The Horrors of Netflix

Netflix has without a doubt been the worst thing that has ever happened to my productivity – I procrastinate on procrastination because of my netflix subscription. Rather than watching any of the dubiously worthy titles on my horror list, I instead choose to sit around genre-searching on the site. I’ve watched two horror films lately that feel as if they were made in the 1990s when they were actually made in the 2000s. Hardly a comment on the films as such – I was dating them based off of the highly selective criteria of “I would have watched this kind of film at a sleep-over as a pre-teen”.

Fear Dot Com


This film left me incredibly confused. I’m still not entirely sure if I know what the plot was or what actually happened. In fact, I had to google the plot synopsis afterwards just to clear up the fine details (I think I know what happened now. I think.)

This film felt a little bit like a couple of different storylines had been blitzed into one, which was what left me with my confusion – we had a psychopath live-streaming his murders online, and then we had a vengeful ghost killing people who watched it. With the way the film was edited together, it took me far too long to work out what was happening and who was doing what.

The film also presented us with a gloriously inaccurate image of the way that the internet works, which is always something to behold – the internet of cinematic, fictional universes looks nothing like the plain-old google we have in the real world, because it doesn’t need to be remotely functional. Nobody needs to use these webpages, so they look graphic and flung-together without any thought for functionality. If any of those sites appeared on your browser you’d back-page the hell out of there, not even for snuff reasons (hopefully for snuff reasons) but because the pop-ups and auto-playing music are annoying.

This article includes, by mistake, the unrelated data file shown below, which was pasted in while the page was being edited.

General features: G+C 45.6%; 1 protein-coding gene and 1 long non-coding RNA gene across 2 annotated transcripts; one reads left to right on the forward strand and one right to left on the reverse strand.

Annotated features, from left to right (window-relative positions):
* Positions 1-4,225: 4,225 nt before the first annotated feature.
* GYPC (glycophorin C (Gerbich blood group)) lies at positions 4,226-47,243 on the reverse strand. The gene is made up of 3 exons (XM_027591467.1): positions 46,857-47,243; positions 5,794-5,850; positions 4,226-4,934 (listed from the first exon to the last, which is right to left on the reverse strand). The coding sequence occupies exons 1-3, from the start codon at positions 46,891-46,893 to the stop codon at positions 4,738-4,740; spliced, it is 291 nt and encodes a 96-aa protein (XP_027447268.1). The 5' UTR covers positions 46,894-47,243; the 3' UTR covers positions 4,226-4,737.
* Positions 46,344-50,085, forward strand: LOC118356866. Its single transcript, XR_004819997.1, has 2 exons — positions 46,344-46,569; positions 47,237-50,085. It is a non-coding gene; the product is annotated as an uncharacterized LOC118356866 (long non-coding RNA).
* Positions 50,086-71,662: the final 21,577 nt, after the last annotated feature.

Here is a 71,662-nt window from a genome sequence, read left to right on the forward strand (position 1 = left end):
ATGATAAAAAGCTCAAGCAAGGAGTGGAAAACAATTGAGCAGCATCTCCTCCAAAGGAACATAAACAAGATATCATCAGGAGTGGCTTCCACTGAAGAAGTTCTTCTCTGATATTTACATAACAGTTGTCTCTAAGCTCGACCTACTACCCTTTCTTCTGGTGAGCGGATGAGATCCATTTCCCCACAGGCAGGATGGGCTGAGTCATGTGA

A confusing film, but I know I would have enjoyed it at a mid-teens sleepover, so it probably hits all the buttons it’s supposed to hit – unfortunately that’s still not enough to win it a higher rating from me.


Open Graves

I watched this purely for Eliza Dushku. At least I’m honest about my motivations. She’s amazing and her role as Faith on Buffy the Vampire Slayer was the first time I remember having a crush on a lady: she is therefore highly influential in my life, and I will watch any number of terrible things for her.



This film is definitely not good.

Having said that, I don’t think it’s as terrible as Fear Dot Com, so coming hot on the heels of that Netflix treasure it already had an advantage.

The plot revolves around a group of characters who start to play a board game, only to discover that they each start dying like their pieces died off in the game. It’s the love child of Final Destination and Jumanji, except it’s not as fun as either of those films. While that sounds like a match made in heaven, it unfortunately doesn’t work too well in practice – maybe jiggling the way the plot worked around a bit more might have helped, and interlacing the playing of the game with the rest of the plot.

But, hey, this film had Eliza Dushku being awesome (I was also half-convinced for most of the film that she was pulling the strings behind the scenes, and I refuse to let go of this belief regardless of what the narrative tells me) so I can’t complain too much. It did exactly what I wanted it to: provided me with a new opportunity to swoon over that her.